Opened 7 years ago

Closed 5 years ago

#1107 closed defect (fixed)

Compiling with OpenBSD's gcc-4.2.1 produces 2 warnings when compiling posixunix.c

Reported by: Christian Kellermann Owned by:
Priority: minor Milestone: 4.12.0
Component: core libraries Version: 4.8.x
Keywords: Cc:
Estimated difficulty: medium

Description (last modified by sjamaan)

The line numers differ from building the latest dev snapshot and master but the source code line is the same:

posixunix.c:9214: warning: array size (4) smaller than bound length (1024)

The line in question contains:

t3=C_curdir(t2);

The second warning is generated for the line:

 t2= C_do_readlink(t1,((C_word*)t0)[2]);

Compiling with a newer gcc (4.8.2) from ports does not show these, so this might be a compiler optimisation bug in gcc or a bogus warning.

Compiling with -O0 still produced the warnings.

This has been observed on a 32-bit i386 Openbsd 5.5-current machine.

Change History (11)

comment:1 Changed 7 years ago by sjamaan

Description: modified (diff)

This seems to be due to #778. For some reason gcc doesn't define the standard that's being used (perhaps we should add --std=c99 just in case? But then it would break on platforms that have an older gcc)

comment:2 Changed 7 years ago by sjamaan

I just tested adding --std=c99 to Makefile.bsd, but that breaks the build due to missing alloca

comment:3 Changed 7 years ago by Christian Kellermann

I get rid of the warning with --std=gnu99 which is c99 with GNU extensions, does that work on NetBSD?

comment:4 Changed 7 years ago by Christian Kellermann

Milestone: 4.9.04.10.0
Priority: criticalminor

I am fine with postponing the fix for this as changing the compiler flags is risking breakage on almost every other platform (and potentially eggs), so we will stick with this warning for 4.9.0. Eventually the code path taken for clang should be unconditionally be used.

comment:5 Changed 6 years ago by sjamaan

Milestone: 4.10.04.11.0

comment:6 Changed 5 years ago by sjamaan

Milestone: 4.11.04.12.0

Moving to 4.12.0, as the fix (adding --std=gnu99) has the potential to break eggs and other user code.

comment:7 Changed 5 years ago by sjamaan

Estimated difficulty: medium

comment:8 Changed 5 years ago by sjamaan

The GCC manual says:

           gnu90
           gnu89
               GNU dialect of ISO C90 (including some C99 features). This is the default for C code.

...

           gnu11
           gnu1x
               GNU dialect of ISO C11.  This is intended to become the default in a future release of GCC.
               The name gnu1x is deprecated.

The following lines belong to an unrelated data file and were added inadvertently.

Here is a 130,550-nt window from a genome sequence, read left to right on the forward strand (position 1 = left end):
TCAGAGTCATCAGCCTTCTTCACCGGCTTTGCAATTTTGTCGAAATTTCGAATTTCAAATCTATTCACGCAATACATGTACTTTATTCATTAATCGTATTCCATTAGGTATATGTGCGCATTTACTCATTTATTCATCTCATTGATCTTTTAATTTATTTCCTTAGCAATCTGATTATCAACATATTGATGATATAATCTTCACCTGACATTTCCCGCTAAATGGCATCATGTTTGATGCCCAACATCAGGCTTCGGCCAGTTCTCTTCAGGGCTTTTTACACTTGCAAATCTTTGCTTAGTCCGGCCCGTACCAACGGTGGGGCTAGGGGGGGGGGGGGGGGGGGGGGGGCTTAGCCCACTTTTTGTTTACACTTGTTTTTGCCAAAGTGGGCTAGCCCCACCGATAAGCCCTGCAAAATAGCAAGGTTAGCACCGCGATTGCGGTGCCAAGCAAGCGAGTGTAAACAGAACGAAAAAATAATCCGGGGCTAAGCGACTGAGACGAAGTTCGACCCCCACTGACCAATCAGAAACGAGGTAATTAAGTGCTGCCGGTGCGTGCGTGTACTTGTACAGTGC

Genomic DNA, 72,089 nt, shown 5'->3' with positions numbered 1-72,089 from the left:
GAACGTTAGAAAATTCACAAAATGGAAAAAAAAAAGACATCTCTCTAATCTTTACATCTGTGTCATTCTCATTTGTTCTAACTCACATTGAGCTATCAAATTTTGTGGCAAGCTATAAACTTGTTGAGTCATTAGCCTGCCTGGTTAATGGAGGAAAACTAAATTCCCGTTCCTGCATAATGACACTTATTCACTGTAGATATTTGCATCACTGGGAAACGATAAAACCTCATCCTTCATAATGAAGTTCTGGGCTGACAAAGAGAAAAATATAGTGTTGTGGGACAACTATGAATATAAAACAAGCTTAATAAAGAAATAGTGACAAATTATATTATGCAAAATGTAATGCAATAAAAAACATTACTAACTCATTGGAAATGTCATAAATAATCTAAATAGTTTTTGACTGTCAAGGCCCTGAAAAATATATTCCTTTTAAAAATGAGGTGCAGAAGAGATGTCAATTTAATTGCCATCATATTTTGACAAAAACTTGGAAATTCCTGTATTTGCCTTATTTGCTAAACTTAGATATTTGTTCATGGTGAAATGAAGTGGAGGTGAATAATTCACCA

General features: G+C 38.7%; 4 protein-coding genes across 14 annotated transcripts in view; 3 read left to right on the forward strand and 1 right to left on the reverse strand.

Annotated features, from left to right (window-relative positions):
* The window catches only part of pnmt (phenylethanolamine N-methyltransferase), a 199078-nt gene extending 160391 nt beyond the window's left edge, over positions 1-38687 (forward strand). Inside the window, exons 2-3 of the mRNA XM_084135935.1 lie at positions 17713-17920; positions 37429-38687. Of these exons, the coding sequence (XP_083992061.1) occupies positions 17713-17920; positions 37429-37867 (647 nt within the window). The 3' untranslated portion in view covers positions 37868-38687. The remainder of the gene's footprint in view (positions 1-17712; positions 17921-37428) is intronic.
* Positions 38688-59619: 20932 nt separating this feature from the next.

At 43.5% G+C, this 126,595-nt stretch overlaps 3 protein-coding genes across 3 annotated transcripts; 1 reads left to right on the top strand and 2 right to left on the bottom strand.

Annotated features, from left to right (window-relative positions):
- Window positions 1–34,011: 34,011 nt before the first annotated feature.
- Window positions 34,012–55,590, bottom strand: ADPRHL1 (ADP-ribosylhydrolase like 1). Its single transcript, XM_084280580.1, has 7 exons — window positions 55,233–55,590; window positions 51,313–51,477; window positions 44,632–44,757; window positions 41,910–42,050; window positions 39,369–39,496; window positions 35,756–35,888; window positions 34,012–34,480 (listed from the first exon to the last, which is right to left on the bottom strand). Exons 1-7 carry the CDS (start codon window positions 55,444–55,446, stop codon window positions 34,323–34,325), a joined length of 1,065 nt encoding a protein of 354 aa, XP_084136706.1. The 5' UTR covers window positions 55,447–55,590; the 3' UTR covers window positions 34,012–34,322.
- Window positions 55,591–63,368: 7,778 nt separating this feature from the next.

According to the GCC changelog, GCC 5 already has this option by default. That probably means this problem will go away as soon as OpenBSD updates to GCC 5 (or as soon as they start using clang exclusively).

So instead of hardcoding what sounds like a GCC-specific option (-std=gnuxx), maybe a better approach is to just ignore this warning (because to me this warning sounds bogus, and fixing it is just yak shaving).

C-Keen: Can you verify that the problem is gone if you use GCC 5 from ports?

comment:9 in reply to:  8 Changed 5 years ago by Christian Kellermann

Replying to sjamaan:

According to the GCC changelog, GCC 5 already has this option by default. That probably means this problem will go away as soon as OpenBSD updates to GCC 5 (or as soon as they start using clang exclusively).

So instead of hardcoding what sounds like a GCC-specific option (-std=gnuxx), maybe a better approach is to just ignore this warning (because to me this warning sounds bogus, and fixing it is just yak shaving).

C-Keen: Can you verify that the problem is gone if you use GCC 5 from ports?

Unfortunately no. The -current ports tree includes a GCC 6.2 port now, no 5.x and that port is currently broken due to an unresolvable GNU M4 version dependency I cannot resolve.

But for the means of this ticket, closing it with won't fix would do for me, if you also agree.

comment:10 Changed 5 years ago by sjamaan

Looks like that changelog is a bunch of lies. The version of Cygwin I have on Win7 ships GCC 5, but it passing no --std option at all doesn't have the same effect as passing --std=gnu99.

I now think passing --std=gnu99 is the sanest approach to this mess.

comment:11 Changed 5 years ago by sjamaan

Resolution: fixed
Status: newclosed

This should be fixed now, by 2a32b6f / 02dcbe1.

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